From Jordan: Results Of The 1976 Season At Sodom And Gomorrah -- By: Anonymous

Journal: Bible and Spade (First Run)
Volume: BSP 09:4 (Autumn 1980)
Article: From Jordan: Results Of The 1976 Season At Sodom And Gomorrah
Author: Anonymous

From Jordan:
Results Of The 1976 Season At Sodom And Gomorrah

The third season of the Expedition to the Southeastern Dead Sea Plain was completed between May 25 and July 11, 1979. (For reports on the first two seasons, see the Winter 1977 and Summer 1978 issues of Bible and Spade.) Work was again concentrated at Bab edh-Dhra, thought to be biblical Sodom, and Numeira, thought to be the site of Gomorrah.

Findings at the Bab edh-Dhra Town Site

At Bab edh-Dhra, the excavators are exposing vertical sections in order to determine the history of the site, and horizontal areas to reveal city life in a particular period. The first settlers to begin permanent occupation appeared at Bab edh-Dhra around 3100 B.C. (the Early Bronze IB period). At about 2700 B.C. an enormous wall some 23 feet in thickness was built around the town (the Early Bronze III period). One of the problems yet to be solved by the expedition is whether or not there was a town wall earlier than 2700 B.C. Within the walled city, the archaeologists found an entire subdivision of mudbrick dwellings along the northwest side. Although erosion is severe in this part of the site, two well-preserved rooms were cleared. In the southwest part of the town, what is believed to be a sacred area is emerging. Two rectangular buildings were found, one superimposed above the other. This suggests a sacred building, because people often reused and rebuilt a holy area in ancient times. To the west of the building, a stone base of a hemispherical structure about nine feet in diameter was discovered. Flint scrapers used for butchering animals were found nearby, suggesting that the structure may be an altar. A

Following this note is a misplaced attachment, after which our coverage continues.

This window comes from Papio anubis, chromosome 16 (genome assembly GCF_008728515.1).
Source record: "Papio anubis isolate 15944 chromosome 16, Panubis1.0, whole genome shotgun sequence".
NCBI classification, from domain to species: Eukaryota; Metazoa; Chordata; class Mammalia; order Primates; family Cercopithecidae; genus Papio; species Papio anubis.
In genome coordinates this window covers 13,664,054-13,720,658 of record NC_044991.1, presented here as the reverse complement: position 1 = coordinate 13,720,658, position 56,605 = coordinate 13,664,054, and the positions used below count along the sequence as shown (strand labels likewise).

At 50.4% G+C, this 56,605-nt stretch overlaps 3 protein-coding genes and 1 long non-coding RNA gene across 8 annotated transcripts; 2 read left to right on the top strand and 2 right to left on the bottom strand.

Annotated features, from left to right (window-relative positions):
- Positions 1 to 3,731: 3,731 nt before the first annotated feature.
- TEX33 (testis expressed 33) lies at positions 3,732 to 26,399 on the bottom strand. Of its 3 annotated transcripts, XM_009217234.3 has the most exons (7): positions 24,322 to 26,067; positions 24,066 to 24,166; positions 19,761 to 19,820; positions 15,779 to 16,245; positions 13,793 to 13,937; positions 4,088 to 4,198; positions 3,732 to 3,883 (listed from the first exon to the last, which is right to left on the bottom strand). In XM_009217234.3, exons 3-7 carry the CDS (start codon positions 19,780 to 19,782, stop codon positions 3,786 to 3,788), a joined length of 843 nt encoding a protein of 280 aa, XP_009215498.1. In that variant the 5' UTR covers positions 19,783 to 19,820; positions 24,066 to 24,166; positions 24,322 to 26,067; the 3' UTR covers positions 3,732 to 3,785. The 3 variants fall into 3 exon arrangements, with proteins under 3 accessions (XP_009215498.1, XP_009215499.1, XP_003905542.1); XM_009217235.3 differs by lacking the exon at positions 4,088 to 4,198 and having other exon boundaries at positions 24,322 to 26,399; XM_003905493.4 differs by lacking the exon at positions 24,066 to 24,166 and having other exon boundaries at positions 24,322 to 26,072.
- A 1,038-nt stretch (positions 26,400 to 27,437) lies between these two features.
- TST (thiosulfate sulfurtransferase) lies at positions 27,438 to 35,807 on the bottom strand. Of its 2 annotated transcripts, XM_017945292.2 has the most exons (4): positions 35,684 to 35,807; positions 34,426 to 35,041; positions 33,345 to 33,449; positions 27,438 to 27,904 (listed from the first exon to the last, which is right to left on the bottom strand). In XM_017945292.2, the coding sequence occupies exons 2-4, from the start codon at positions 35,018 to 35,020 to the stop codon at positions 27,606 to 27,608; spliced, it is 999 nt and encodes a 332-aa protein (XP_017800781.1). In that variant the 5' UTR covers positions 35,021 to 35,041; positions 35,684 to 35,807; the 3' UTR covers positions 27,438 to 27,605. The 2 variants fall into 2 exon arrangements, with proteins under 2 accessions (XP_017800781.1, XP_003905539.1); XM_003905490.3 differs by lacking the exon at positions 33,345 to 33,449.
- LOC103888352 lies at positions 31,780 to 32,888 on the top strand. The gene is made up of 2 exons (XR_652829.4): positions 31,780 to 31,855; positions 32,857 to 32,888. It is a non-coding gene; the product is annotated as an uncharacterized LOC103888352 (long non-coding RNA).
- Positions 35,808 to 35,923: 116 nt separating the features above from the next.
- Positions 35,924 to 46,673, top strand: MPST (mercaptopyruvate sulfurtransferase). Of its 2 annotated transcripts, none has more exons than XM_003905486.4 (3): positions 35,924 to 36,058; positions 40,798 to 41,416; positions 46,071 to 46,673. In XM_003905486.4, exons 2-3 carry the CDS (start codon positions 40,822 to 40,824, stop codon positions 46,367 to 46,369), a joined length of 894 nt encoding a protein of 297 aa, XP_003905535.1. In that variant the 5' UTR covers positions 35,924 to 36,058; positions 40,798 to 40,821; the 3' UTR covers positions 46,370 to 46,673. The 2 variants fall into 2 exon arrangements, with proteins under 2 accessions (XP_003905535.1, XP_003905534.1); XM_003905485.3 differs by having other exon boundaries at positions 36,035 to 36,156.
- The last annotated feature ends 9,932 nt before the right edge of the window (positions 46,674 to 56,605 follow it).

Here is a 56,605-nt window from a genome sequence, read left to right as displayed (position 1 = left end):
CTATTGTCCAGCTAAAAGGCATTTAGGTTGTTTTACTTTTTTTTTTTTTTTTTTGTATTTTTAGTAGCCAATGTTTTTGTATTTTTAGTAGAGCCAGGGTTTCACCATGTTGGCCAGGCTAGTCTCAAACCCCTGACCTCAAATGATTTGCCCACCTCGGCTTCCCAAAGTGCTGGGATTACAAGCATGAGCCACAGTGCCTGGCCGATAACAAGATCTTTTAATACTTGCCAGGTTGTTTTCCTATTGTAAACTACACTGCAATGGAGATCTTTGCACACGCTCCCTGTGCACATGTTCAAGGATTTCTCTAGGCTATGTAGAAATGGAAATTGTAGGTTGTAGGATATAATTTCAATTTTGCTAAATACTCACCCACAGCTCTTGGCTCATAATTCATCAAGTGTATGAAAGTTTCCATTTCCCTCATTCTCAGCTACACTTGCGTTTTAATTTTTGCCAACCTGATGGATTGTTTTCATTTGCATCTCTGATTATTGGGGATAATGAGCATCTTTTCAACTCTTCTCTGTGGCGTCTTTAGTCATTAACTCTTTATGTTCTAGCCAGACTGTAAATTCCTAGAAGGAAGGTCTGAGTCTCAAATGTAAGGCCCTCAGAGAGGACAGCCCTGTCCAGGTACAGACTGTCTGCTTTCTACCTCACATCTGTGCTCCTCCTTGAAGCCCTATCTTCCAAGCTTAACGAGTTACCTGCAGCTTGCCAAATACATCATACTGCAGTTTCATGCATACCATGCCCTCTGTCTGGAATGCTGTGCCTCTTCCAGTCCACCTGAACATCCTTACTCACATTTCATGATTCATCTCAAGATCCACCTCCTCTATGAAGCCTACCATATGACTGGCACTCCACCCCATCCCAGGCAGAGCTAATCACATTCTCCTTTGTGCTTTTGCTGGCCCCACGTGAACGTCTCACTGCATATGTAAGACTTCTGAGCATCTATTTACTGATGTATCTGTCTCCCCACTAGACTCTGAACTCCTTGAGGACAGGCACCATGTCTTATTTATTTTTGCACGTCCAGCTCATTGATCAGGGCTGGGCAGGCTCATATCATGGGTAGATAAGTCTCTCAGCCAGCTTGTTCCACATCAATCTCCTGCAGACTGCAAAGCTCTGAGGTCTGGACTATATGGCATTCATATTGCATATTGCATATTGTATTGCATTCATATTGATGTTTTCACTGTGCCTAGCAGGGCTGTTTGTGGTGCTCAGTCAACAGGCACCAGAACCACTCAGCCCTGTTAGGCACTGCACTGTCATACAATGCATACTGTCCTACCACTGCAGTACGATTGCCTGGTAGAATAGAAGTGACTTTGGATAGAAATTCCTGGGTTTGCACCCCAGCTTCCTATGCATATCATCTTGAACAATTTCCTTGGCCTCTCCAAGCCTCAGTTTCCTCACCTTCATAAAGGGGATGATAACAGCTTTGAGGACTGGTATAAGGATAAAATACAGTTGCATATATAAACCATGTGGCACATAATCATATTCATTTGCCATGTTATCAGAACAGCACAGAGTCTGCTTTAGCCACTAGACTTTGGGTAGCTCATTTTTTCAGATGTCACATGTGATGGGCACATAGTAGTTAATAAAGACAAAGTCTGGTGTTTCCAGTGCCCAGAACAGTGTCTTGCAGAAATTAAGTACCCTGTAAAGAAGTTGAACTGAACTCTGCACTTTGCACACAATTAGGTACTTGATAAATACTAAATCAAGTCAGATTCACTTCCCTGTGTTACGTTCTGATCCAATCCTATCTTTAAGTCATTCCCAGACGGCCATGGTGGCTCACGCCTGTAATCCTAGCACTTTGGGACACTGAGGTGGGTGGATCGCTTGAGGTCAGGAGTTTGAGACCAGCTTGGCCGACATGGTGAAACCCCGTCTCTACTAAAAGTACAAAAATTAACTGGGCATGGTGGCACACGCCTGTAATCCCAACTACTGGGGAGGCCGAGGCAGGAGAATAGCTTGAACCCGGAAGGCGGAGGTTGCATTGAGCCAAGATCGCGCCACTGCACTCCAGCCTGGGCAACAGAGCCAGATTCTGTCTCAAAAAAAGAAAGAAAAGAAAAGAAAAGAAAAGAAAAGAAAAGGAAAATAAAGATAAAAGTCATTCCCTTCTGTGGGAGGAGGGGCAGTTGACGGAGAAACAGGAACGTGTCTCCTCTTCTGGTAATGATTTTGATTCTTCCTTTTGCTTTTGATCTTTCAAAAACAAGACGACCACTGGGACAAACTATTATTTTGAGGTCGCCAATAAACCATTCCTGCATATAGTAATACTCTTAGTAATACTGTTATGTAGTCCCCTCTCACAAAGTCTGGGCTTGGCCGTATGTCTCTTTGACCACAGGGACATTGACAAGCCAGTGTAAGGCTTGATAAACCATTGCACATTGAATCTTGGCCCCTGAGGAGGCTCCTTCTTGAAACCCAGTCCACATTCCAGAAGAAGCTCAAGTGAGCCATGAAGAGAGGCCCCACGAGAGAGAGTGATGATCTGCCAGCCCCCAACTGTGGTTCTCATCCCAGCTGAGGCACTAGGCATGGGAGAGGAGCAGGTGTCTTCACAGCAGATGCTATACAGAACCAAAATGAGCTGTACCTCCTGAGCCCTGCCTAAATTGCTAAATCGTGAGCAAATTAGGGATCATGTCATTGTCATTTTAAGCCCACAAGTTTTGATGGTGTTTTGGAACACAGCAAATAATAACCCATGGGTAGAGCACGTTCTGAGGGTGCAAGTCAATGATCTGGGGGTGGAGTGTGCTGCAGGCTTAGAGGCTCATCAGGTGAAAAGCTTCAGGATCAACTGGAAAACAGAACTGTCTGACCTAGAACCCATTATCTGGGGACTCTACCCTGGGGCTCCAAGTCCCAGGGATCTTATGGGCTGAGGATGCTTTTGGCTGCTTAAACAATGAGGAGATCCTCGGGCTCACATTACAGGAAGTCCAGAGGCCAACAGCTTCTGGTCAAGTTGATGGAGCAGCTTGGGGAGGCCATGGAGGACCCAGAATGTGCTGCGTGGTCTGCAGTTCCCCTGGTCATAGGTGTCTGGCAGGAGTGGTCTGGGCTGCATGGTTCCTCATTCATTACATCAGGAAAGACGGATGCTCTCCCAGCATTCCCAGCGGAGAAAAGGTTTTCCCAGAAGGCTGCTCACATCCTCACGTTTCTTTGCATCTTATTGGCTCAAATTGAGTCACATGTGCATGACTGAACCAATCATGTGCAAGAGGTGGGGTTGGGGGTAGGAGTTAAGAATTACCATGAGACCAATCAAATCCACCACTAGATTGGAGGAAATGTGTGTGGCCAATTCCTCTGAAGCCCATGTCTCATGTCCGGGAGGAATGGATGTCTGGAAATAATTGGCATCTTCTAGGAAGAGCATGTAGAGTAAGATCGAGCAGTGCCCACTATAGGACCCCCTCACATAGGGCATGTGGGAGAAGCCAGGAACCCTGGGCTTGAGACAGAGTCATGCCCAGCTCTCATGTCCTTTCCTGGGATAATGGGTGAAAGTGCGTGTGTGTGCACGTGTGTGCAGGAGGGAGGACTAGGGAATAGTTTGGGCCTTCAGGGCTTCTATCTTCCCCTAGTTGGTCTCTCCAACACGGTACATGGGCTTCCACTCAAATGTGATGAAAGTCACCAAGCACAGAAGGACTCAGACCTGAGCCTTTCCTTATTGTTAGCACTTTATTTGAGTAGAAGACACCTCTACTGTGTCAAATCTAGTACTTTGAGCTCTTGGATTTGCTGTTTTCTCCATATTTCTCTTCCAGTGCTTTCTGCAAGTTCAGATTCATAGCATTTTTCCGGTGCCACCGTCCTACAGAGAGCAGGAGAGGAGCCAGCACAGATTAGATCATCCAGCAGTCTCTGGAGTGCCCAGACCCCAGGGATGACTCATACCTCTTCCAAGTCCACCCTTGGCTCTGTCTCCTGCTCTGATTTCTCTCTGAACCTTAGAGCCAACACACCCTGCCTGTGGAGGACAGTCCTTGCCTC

A disturbed tomb group at Bab edh-Dhra. The blocking stone may be seen on the right. This tomb, found on the west end of the site, dates to the earliest use of the site in the EBIA period. It was later covered by EB II and EB III occupation.

An idea of the heavy erosion that has occurred at Bab edh-Dhra over the centuries may be gained from this photo of a deep erosional valley in the center of the site.

broken piece of jar with a seal impression was also found close to the structure. The impression is a scene which appears to be a cultic dance. From this evidence, the excavators have concluded that the building is an early Canaanite temple. These findings date to near the end of the life of the walled town, or about the time when Lot lived in Sodom (You must have a subscription and be logged in to read the entire article.
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